Macau casino junkets look to Vietnam to offset Macau’s VIP gambling slump

TAGs: crown international club, junket operators, Vietnam

crown-international-club-vietnam-casinoMacau casino junket operators are increasingly looking to Vietnam to help offset their falling VIP gambling business.

The Crown International Club in Da Nang – which opened in 2010 under the name Silver Shores – has become a priority for junkets, with industry insiders estimating the property’s VIP gambling turnover rose to $3b per month this year. That sum represents twice the VIP turnover enjoyed at some larger regional gaming venues, including Solaire in the Philippines, NagaWorld in Cambodia and Genting Highlands in Malaysia.

Ben Lee, a consultant at iGamiX, told Reuters that the property, which is owned by Chinese businessman Hui Kong, was a prime example of “a casino going under the radar that is doing extremely well.” Lee estimated that there were around 25 charter flights each week shuttling Chinese VIP gamblers to the facility on Vietnam’s south central coast.

As Macau’s VIP business imploded over the past 18 months, junkets like Hengsheng Group have been inking deals with Crown International. At least 10 junkets are now believed to be exclusively focused on doing business with Vietnam’s seven casinos.

Junket operator Hugo Huang, who also ferries Chinese VIPs to Macau and Cambodia, said his customers “like the environment [at Crown] much better,” thanks in part to the property’s proximity to Da Nang’s legendary beaches and other cultural attractions.

Crown International offers 13 VIP gaming rooms and its total gaming floor is around one-quarter the size of the average Macau casino. The non-gaming amenities are also paltry compared to the latest Macau integrated resorts, but Crown International is embarking on a $600m expansion that will double its number of hotel rooms and add duty-free shopping options while also expanding its casino space.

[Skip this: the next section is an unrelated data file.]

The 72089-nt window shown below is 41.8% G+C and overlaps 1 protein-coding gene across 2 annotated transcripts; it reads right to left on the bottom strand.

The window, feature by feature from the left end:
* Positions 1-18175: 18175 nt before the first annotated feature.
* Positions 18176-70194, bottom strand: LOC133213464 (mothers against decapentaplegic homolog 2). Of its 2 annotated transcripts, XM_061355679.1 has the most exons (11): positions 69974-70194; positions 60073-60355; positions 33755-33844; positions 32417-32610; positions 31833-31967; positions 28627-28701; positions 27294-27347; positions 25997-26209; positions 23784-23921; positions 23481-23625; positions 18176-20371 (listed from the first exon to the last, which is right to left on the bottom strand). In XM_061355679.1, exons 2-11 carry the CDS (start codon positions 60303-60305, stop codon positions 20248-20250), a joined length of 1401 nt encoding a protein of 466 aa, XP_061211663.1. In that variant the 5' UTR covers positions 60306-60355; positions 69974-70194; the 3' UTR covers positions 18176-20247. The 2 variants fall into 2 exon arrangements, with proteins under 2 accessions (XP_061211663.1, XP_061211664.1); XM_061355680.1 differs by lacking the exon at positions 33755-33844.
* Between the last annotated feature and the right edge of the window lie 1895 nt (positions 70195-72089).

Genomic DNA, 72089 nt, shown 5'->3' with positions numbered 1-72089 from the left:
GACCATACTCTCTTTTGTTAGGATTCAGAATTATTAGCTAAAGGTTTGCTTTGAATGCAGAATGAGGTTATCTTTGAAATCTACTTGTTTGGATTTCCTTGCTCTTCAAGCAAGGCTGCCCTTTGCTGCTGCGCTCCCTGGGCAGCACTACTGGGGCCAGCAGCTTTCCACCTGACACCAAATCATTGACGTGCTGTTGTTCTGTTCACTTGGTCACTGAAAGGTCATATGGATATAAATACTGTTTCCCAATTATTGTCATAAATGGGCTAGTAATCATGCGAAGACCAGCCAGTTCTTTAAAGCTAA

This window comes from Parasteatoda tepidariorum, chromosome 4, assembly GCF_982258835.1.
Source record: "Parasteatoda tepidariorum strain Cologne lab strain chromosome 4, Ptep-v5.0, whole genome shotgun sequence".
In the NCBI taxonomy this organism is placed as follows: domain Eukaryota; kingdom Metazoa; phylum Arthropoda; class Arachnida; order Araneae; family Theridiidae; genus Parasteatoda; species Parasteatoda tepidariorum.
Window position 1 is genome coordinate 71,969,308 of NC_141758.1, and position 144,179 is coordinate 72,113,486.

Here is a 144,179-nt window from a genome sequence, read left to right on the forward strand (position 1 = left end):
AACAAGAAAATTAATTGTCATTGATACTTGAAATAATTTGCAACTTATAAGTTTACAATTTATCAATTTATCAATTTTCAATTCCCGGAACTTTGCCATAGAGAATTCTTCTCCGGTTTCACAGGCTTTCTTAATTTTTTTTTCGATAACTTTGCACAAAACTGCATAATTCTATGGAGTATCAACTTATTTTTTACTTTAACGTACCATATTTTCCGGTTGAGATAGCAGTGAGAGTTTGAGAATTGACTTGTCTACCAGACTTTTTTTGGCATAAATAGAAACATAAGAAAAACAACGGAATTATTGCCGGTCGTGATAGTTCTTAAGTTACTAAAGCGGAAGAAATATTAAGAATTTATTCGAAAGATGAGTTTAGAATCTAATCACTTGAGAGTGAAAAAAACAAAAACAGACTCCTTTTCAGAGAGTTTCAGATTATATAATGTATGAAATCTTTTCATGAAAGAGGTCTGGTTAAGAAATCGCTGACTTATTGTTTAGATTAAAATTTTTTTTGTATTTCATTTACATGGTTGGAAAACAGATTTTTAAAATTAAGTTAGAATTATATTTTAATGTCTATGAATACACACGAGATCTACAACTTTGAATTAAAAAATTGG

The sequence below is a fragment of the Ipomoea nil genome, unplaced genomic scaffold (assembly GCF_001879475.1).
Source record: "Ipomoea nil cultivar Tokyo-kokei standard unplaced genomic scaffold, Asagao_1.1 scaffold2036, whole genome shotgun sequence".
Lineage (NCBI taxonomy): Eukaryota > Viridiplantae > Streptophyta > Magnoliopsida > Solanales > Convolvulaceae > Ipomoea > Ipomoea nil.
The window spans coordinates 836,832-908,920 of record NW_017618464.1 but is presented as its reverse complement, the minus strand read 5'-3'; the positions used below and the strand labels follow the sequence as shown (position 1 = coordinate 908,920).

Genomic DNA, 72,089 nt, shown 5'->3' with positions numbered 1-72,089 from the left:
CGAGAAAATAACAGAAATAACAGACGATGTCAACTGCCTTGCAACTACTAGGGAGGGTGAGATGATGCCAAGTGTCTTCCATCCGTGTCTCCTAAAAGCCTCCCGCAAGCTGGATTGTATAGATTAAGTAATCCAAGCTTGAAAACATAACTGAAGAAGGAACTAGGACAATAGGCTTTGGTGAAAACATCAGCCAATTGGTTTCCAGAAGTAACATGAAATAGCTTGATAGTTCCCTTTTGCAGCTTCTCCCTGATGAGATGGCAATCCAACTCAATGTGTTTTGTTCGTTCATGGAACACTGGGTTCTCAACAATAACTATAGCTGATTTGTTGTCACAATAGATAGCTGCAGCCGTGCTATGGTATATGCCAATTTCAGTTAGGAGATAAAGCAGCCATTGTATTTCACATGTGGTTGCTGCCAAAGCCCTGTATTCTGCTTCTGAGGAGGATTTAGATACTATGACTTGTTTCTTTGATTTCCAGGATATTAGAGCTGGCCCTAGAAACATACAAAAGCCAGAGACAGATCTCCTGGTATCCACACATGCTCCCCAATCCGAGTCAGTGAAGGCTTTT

International casino operators have so far given Vietnam a wide berth, based on their belief that a large resort would only be worth the required billions of investment dollars if Vietnam relaxes its prohibition on local residents entering casinos.

Vietnam’s government has been toying with the idea of allowing locals to enter casinos, provided they’re willing to pay a casino entry levy and can demonstrate the financial capacity to absorb gambling losses. The government has reportedly also concluded that its $4b investment requirement was twice as large as it needed to be in order to attract the interest of major international casino firms.


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